I wonder what Bonnie thinks “rebelling from tyranny” means. Our nation fought against the British because of taxation. What is Bonnie fighting for? I don’t want to put words in her mouth, but my guess is she supports something that rhymes with tarbon caxes.

Her generation is staking its identity as people responsible for dealing with climate change? But wait….I’m a part of her generation! So are some of my friends and family. They don’t get their identity from fighting climate change. They do things like, work, or raise their children.

We mustn’t abandon tried-and-true organizing tactics, nor our hard-earned insider game. And if we do rebel our way into a better world, we do so on the shoulders of giants: after all, we’re now defending the Clean Air Act that our foremothers first passed, celebrating Earth Day last week because our forefathers founded the first four decades ago. And we need the scientific white papers still, because after all, we’re fighting for a political reality that keeps pace with the chemical reality of the atmosphere. This is a movement of the young and young at heart – if you are awesome, you are in.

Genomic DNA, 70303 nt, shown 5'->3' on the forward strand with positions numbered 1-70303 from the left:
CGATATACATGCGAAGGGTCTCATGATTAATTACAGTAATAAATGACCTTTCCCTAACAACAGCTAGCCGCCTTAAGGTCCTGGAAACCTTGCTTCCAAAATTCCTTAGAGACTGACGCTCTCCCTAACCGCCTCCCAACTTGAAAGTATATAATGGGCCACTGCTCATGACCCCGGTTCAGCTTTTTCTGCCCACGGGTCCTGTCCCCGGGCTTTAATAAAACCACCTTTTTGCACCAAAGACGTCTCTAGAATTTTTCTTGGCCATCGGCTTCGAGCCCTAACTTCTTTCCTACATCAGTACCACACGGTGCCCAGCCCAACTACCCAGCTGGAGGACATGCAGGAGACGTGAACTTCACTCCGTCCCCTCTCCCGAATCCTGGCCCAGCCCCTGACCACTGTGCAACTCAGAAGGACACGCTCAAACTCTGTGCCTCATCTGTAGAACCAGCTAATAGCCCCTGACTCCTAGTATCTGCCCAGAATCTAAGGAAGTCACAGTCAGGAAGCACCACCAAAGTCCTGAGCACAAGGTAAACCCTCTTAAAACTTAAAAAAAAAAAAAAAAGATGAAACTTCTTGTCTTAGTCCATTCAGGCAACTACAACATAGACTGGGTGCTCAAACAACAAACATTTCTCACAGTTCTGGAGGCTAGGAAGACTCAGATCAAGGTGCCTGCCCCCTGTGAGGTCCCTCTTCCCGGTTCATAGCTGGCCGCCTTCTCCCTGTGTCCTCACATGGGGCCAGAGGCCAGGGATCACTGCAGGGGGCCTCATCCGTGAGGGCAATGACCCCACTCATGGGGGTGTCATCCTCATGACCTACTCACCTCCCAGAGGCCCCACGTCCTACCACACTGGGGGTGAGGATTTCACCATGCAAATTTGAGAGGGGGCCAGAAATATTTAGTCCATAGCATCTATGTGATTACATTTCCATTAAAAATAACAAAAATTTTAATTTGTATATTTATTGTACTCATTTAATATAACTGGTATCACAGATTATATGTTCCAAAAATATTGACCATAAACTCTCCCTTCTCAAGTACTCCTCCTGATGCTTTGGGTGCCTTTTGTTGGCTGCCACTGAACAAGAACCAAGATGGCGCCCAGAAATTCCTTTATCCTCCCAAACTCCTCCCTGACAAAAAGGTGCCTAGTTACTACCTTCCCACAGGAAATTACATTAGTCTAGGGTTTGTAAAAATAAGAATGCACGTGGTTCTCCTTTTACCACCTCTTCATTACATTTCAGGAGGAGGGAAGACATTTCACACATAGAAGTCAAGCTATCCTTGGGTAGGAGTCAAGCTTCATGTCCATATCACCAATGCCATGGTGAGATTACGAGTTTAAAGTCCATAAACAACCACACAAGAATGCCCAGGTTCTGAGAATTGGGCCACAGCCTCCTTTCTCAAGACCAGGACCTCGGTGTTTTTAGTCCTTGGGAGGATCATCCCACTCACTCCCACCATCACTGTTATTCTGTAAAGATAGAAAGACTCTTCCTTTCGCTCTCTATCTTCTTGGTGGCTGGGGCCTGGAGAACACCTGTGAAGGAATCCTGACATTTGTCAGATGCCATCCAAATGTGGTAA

Not surprisingly, those scientific white papers are a link to the IPCC.

A movement for the young and young at heart. Oh, and the awesome. Well sign me up! I’m awesome and young!

But I can’t sign up. Why not? Bonnie didn’t mention it, but there is one more requirement. A disregard for reason and critical thinking. That’s what she really means when she admires pranks, puppets, and youth. I actually employ critical thinking when considering the issues I consider worth fighting for, and that automatically disqualifies me from being a part of this lithe, young, and awesome group.



Posted by on April 28, 2011 in Uncategorized